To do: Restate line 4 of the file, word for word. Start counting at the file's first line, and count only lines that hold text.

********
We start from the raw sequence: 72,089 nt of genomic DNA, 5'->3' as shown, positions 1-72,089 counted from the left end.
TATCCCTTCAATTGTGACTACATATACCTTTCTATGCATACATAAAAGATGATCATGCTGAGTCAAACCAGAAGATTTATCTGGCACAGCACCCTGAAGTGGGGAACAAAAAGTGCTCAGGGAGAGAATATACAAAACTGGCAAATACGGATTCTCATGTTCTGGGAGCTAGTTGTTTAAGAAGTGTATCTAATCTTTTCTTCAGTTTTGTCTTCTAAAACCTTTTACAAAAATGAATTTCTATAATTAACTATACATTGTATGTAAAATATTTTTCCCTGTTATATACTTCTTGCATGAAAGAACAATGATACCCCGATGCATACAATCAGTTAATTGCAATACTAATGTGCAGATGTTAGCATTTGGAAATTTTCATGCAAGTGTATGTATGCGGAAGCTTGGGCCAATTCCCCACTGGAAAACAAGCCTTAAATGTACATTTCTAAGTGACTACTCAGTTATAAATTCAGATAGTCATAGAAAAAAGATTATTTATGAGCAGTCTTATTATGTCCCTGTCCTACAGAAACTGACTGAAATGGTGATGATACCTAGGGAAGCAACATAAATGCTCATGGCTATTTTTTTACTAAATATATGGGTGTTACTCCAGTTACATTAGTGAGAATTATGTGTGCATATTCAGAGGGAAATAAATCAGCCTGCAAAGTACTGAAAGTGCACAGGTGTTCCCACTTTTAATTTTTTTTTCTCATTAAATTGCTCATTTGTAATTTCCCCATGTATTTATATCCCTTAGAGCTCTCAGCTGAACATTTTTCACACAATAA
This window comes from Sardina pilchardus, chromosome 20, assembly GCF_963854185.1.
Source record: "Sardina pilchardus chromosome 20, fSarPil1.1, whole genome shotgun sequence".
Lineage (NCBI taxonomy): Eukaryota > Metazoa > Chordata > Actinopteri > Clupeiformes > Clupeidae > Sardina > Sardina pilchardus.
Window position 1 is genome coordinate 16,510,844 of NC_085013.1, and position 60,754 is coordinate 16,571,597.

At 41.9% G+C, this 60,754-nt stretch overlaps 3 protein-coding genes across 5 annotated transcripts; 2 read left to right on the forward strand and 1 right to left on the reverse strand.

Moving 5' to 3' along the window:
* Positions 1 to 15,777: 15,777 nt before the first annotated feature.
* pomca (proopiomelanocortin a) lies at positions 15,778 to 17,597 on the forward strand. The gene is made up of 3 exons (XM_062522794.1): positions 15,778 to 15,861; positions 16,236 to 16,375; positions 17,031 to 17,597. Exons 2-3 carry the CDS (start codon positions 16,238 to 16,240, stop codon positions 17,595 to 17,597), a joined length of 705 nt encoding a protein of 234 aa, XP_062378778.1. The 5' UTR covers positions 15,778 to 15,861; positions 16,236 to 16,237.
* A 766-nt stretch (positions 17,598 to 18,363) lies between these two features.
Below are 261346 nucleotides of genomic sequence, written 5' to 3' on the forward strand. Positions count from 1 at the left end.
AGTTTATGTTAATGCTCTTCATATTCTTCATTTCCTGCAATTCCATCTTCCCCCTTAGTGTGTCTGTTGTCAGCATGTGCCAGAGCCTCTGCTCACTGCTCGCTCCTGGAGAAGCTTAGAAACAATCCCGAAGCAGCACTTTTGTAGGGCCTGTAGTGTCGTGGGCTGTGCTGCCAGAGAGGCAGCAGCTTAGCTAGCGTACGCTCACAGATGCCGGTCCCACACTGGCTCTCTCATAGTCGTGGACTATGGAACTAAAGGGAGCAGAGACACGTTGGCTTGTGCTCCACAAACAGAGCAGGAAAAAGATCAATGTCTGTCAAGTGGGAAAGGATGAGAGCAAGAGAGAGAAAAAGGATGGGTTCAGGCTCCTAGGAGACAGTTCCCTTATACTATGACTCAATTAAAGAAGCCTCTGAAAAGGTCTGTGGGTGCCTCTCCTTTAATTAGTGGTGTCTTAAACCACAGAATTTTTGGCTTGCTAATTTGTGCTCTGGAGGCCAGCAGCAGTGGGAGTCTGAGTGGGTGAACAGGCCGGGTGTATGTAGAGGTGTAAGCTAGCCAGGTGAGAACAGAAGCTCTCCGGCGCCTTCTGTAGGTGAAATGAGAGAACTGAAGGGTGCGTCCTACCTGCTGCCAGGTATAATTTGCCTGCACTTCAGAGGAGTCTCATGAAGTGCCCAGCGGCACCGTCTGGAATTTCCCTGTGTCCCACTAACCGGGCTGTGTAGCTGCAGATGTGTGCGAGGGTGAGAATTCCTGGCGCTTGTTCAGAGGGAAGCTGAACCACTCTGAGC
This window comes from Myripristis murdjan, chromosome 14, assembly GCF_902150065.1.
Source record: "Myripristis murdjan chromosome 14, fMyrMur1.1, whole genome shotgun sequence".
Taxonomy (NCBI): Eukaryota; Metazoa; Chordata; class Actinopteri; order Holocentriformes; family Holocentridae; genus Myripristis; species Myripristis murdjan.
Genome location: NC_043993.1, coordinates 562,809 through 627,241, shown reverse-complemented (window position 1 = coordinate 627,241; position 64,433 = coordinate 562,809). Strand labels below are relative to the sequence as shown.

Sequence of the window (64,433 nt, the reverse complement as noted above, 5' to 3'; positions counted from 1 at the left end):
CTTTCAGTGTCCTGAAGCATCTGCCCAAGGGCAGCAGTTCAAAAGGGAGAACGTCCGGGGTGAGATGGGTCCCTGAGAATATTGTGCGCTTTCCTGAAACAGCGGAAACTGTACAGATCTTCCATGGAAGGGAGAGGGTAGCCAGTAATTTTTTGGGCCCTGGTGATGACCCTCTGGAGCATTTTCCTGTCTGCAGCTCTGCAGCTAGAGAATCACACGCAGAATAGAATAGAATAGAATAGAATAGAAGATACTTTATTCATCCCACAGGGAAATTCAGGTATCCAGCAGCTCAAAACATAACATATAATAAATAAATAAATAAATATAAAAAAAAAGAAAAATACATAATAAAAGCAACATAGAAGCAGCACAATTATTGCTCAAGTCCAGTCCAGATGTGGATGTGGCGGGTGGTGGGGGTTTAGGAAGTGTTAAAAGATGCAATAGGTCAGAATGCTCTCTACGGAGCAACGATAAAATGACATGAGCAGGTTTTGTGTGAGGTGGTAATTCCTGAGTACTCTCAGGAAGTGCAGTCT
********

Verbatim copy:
Source record: "Sardina pilchardus chromosome 20, fSarPil1.1, whole genome shotgun sequence".